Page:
Sony is set to use new low light patented technology in an effort to reduce flash use in Smartphones.The Japanese Company who has wrapped the new technology in a variety of patents believes that the new technology will deliver improved low-light photography from its new Smartphones which will be launched at the World Mobile Congress next month.
The white-light pixel technology adds the white-light detectors to the red, green and blue (RGB)-sensing pixels already included in its existing devices.
The BBC said that Kodak patented a similar technology in 2007 but never put it to use. It is unclear whether Sony licensed the idea or has simply patented their own version of the technology.
Sony plans to sell the sensors to other manufacturers in a move that could reap them significant patent fees.
The new technology will improve battery life as users will not have to switch on a flash to get a low light photograph.
“This is good news for device makers, they can improve their cameras and give consumers a more functional camera that will work in better lighting situations,” said Brian Blau, research director at the technology consultants Gartner.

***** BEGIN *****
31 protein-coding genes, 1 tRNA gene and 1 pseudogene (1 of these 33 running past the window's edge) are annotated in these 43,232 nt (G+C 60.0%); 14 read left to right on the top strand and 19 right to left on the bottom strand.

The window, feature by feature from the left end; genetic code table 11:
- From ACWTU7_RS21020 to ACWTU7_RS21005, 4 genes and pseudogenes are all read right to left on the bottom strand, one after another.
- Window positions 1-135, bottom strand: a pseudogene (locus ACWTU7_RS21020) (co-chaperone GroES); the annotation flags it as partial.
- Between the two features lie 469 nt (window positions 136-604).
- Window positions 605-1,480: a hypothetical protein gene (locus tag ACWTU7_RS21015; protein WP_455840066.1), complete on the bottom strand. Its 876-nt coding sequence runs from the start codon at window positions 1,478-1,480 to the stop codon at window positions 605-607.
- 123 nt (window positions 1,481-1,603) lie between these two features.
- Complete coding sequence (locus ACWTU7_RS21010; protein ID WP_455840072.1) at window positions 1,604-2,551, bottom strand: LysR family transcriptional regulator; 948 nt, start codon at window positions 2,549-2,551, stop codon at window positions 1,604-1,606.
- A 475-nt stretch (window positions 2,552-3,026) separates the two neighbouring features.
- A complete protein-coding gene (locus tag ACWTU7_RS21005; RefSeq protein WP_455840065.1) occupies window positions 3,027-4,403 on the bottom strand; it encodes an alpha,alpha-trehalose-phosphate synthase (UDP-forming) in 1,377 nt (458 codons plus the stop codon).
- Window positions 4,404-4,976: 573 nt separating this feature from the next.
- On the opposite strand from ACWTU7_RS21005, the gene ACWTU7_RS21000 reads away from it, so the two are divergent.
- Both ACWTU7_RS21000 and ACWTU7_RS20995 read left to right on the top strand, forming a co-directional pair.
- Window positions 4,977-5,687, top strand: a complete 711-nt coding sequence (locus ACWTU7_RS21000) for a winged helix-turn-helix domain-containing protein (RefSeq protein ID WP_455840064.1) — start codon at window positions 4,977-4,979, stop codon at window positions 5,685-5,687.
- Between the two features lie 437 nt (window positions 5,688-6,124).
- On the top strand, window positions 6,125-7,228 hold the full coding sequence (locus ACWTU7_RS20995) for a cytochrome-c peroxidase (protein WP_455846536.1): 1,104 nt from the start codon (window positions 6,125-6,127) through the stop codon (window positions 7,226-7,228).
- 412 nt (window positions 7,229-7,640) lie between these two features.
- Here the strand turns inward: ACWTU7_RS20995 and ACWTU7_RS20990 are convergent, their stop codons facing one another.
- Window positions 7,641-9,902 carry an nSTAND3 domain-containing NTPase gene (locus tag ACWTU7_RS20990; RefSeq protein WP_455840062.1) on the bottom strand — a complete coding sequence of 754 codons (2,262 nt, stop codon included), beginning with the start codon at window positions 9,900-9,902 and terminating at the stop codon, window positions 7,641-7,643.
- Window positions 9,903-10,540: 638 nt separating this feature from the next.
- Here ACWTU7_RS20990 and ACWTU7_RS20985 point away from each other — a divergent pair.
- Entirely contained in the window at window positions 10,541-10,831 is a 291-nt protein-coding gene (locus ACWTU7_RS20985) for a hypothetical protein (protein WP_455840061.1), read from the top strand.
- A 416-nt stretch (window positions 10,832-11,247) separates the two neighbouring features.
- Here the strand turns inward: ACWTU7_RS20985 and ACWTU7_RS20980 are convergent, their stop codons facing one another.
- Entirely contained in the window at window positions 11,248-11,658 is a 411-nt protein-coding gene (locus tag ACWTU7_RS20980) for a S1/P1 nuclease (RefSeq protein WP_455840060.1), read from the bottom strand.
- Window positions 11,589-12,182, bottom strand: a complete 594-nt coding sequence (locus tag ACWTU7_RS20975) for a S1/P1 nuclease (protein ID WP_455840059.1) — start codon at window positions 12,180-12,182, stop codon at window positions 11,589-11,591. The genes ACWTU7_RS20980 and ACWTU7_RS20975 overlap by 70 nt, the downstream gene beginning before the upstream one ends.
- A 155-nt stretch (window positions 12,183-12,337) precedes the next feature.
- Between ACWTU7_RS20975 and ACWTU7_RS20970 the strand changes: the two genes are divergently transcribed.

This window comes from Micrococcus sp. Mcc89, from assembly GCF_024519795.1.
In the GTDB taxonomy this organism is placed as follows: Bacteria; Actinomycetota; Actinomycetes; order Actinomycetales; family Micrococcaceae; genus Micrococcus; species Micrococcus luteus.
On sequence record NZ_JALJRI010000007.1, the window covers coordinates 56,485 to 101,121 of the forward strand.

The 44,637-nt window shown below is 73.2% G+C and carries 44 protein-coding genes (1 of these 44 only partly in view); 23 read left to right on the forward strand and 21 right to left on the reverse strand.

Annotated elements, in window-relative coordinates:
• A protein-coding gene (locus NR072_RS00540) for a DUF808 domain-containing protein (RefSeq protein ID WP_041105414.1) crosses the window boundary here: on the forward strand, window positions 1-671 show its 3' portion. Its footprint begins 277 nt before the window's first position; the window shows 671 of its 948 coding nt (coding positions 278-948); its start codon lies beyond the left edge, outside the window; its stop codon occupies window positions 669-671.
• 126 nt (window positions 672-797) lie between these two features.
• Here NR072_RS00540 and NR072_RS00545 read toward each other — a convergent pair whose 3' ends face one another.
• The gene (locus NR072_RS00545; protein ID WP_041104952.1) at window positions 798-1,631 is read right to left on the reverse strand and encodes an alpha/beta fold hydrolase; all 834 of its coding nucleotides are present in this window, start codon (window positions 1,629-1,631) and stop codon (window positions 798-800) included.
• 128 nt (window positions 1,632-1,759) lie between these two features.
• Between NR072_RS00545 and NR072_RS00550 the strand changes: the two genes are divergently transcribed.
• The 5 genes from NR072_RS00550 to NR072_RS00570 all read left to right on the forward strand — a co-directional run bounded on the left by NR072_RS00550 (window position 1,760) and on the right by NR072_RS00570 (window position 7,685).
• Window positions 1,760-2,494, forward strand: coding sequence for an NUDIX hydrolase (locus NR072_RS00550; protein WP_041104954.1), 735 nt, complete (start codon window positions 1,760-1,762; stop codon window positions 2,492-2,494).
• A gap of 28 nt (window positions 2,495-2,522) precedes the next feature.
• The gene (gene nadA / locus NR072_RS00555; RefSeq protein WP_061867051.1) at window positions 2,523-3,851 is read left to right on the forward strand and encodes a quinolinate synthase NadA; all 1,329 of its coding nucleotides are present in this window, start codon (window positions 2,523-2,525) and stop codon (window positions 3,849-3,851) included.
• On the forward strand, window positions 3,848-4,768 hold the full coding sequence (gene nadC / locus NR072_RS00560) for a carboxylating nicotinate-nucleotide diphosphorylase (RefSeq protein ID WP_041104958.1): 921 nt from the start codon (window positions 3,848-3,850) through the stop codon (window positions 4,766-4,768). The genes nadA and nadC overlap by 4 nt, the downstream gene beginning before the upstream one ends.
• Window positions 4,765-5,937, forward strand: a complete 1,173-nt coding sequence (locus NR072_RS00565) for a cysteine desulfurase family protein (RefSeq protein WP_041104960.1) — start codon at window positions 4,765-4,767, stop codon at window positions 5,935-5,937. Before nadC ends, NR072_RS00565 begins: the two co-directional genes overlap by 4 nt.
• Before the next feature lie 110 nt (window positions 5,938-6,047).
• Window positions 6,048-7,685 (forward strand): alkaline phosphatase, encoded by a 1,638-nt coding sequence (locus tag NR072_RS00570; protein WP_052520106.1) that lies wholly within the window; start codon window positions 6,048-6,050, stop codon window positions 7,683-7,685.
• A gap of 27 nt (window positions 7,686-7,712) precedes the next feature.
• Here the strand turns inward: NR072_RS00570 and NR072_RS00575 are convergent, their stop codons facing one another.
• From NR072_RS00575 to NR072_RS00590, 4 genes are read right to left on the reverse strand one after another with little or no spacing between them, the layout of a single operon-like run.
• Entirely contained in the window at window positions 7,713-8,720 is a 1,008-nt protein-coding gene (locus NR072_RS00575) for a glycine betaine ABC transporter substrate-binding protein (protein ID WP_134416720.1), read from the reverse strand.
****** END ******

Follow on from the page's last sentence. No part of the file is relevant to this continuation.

“That really means consumers have to think less about how to process their pictures and just have fun taking them.”
Although white-light sensing pixels cannot distinguish colour, they have a higher sensitivity to light across the entire visible spectrum thanks in part to the fact they do not have a colour filter covering them.
Software is then used to combine this information with the detail recorded by the RGB pixels to provide a better shot the BBC explained.
“The reason why they are doing it is to capture more information about the shadow areas and to help it increase the dynamic range of the image, which in theory should help mobile phone sensors and very small compact camera sensors pick up more detail,” said Richard Sibley, senior technical writer at Amateur Photographer magazine.
Sony’s press release said introducing white-light sensing pixels would normally have the side-effect of “degrading” the picture.
But it adds: “Sony’s own device technology and signal processing realises superior sensitivity without hurting image quality.”
Sony aims to ship samples of the new sensor in March and says consumers may be able to buy devices using the technology later this year or early 2013.
Neither Sony nor Kodak responded to requests for more detail about the patents involved.